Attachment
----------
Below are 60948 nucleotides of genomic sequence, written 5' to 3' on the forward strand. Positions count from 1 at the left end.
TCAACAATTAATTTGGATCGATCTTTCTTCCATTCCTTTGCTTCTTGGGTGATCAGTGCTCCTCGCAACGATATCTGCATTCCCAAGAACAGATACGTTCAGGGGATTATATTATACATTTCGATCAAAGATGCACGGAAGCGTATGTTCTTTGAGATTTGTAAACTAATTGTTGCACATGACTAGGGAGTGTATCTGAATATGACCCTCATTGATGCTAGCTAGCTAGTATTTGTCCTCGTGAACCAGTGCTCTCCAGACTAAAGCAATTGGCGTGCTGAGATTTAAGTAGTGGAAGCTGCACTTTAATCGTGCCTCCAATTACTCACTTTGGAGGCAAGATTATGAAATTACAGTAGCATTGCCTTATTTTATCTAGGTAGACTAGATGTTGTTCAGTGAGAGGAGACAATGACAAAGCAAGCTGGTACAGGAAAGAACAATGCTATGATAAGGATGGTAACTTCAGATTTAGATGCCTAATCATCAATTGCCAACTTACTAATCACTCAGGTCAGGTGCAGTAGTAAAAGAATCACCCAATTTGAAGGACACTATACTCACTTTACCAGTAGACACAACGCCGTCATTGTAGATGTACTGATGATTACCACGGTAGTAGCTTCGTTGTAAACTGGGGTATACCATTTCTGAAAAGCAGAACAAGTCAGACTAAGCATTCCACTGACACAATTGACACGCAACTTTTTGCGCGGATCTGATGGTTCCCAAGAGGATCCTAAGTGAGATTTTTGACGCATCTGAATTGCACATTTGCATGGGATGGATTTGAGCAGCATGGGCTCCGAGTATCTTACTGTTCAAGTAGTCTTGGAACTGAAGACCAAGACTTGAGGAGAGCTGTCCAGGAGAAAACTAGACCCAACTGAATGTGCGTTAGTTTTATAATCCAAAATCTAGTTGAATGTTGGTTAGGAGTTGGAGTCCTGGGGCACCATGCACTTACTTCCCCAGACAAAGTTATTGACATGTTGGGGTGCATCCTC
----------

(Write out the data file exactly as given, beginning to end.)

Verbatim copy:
Below are 60948 nucleotides of genomic sequence, written 5' to 3' on the forward strand. Positions count from 1 at the left end.
TCAACAATTAATTTGGATCGATCTTTCTTCCATTCCTTTGCTTCTTGGGTGATCAGTGCTCCTCGCAACGATATCTGCATTCCCAAGAACAGATACGTTCAGGGGATTATATTATACATTTCGATCAAAGATGCACGGAAGCGTATGTTCTTTGAGATTTGTAAACTAATTGTTGCACATGACTAGGGAGTGTATCTGAATATGACCCTCATTGATGCTAGCTAGCTAGTATTTGTCCTCGTGAACCAGTGCTCTCCAGACTAAAGCAATTGGCGTGCTGAGATTTAAGTAGTGGAAGCTGCACTTTAATCGTGCCTCCAATTACTCACTTTGGAGGCAAGATTATGAAATTACAGTAGCATTGCCTTATTTTATCTAGGTAGACTAGATGTTGTTCAGTGAGAGGAGACAATGACAAAGCAAGCTGGTACAGGAAAGAACAATGCTATGATAAGGATGGTAACTTCAGATTTAGATGCCTAATCATCAATTGCCAACTTACTAATCACTCAGGTCAGGTGCAGTAGTAAAAGAATCACCCAATTTGAAGGACACTATACTCACTTTACCAGTAGACACAACGCCGTCATTGTAGATGTACTGATGATTACCACGGTAGTAGCTTCGTTGTAAACTGGGGTATACCATTTCTGAAAAGCAGAACAAGTCAGACTAAGCATTCCACTGACACAATTGACACGCAACTTTTTGCGCGGATCTGATGGTTCCCAAGAGGATCCTAAGTGAGATTTTTGACGCATCTGAATTGCACATTTGCATGGGATGGATTTGAGCAGCATGGGCTCCGAGTATCTTACTGTTCAAGTAGTCTTGGAACTGAAGACCAAGACTTGAGGAGAGCTGTCCAGGAGAAAACTAGACCCAACTGAATGTGCGTTAGTTTTATAATCCAAAATCTAGTTGAATGTTGGTTAGGAGTTGGAGTCCTGGGGCACCATGCACTTACTTCCCCAGACAAAGTTATTGACATGTTGGGGTGCATCCTC